The funniest thing about Katie Hampton and husband JT Hampton taking over ownership of Anchorage’s One Hour Fireweed Dry Cleaning may be the way the plan fell into place. Because running her family’s 45-year-old business after parents Julie and Randy Earp retire was never part of her plan.
“The most important thing to me now is keeping it in the family,” Katie said. “For the longest time, running and working at the cleaners was the last thing I wanted to do. I started working around here when I was 9.
“Today, taking over for my parents means so much. This is our company, our family. I can’t imagine anyone else running things.”
After those formative years learning the business from her parents, Katie left for college at Colorado State University and met JT at freshman orientation. JT studied business and talked about postcollege aspirations.
“He wanted to have his own business, and I said ‘I think I have one,’” Katie said. “We didn’t have to start our own.”
The couple returned to Anchorage in 2010 after graduating together.
Family-owned and operated since 1967, Fireweed Cleaners prides itself in providing top quality dry cleaning and laundry services. The main store is currently in its third location on Fireweed Lane in midtown Anchorage. The Earps, who began operating the business in 1993, opened a second store in South Anchorage in 2000.
The family business employs about 20 people – not including Katie, JT, Julie and Randy – and is well known and respected for taking care of the needs of its customers and community. Fireweed won the Anchorage Chamber of Commerce’s Gold Pan Award in 2008 in part because of the family’s commitment to the annual Coats for Kids Drive, which collects, cleans and distributes coats to needy children prior to the start of the school year.
“Being heavily involved in the community is and will forever be important to us,” Julie said.
First National Bank Alaska shares the sentiment. Fireweed Cleaners and the bank have worked together for years, whether it’s been for savings and checking accounts, mortgage or equipment loans.
“I probably opened my first account at the Eastchester Branch in the late 1960s or early 1970s as a teenager,” Randy said. “The bank has always been there for us.”
Ownership and day-to-day operations of the business is transitioning to Katie and JT from Julie and Randy. Not too long ago, Julie and Randy were traveling and payroll checks needed signatures. Katie and JT didn’t have signing privileges, but soon will. First National Eastchester Branch Manager Josh Lowman quickly stepped in with a remedy.
“The way Josh took care of us made us feel like a big company when you realize we’re just a small business,” Julie said. “We’re just so comfortable with First National. The service the bank has provided us has always been really awesome.”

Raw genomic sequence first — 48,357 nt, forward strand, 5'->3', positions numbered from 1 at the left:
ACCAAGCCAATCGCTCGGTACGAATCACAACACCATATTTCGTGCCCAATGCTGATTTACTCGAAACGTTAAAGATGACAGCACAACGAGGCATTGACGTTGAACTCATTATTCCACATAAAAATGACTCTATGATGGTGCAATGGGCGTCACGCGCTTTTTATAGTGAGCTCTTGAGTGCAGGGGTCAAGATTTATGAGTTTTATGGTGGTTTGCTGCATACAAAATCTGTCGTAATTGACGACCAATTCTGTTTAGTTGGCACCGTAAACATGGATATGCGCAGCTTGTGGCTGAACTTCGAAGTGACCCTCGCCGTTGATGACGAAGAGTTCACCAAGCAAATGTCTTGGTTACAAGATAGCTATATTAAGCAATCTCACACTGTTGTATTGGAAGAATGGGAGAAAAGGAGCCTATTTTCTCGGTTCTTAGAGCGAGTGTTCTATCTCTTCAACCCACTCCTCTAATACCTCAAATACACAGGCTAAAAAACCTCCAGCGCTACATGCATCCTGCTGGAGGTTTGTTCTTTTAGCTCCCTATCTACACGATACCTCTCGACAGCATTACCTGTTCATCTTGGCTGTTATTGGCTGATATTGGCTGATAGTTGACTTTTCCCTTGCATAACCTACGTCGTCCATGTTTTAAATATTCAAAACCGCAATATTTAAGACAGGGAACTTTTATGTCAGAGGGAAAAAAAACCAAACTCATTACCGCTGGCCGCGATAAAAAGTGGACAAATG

Fireweed Cleaners and First National share similar approaches to customer service, and have showcased an unwavering ability to monitor their respective industries and introduce new products and services.
The bank is proud of its enhanced suite of online banking features like Business Essential and electronic statements. Online banking offers convenience, efficiency and is environmentally friendly for business and consumer customers alike.
Fireweed kept up with the technological times when it introduced barcode labeling a little more than a year ago.
Barcode labeling works like this. When clothes are cleaned every order is identified and each garment receives a tiny barcode heat sealed somewhere it won’t be noticed. The barcode is scanned into a computer system and creates a life-of-garment history.
“At first, we didn’t know what to make of the barcodes,” JT said. “We knew this was where the industry was going, so we hashed everything out and learned all we could. We thought about every scenario, got all our questions answered and this last year has run smoothly.”
Everyone agrees the barcode labeling has increased efficiency, enhanced customer satisfaction and reduced costs. Randy said it’s hard to pinpoint how much money has been saved by not attaching a small paper ticket to each garment at each cleaning, but it’s considerable.
Other environmentally-friendly services provided by Fireweed are email reminders sent when orders are ready for pick up and the recycling of hangars.
“Our customers seem to love all this,” Julie said.
Julie and Randy plan to soon semi-retire and spend more time at their second home in Arizona.
“We can slowly get out and Katie and JT can slowly learn everything about the business,” Randy said. “It works out well for everyone.”
But Katie and JT are expecting their first child, potentially the family’s fourth generation to someday get involved with the company. This means Julie and Randy certainly won’t be strangers – not if they’re grandparents.
“We won’t want to be too far gone,” Julie said. “We’re too tight knit a family.
“The fact we’re handing the company over to two capable young people is rewarding to us. They have that same pride we do.”
Katie and JT welcome the responsibility, especially once they receive check-signing authority from their parents.
“Oh yeah,” Katie said. “I really need to start working on my signature.”
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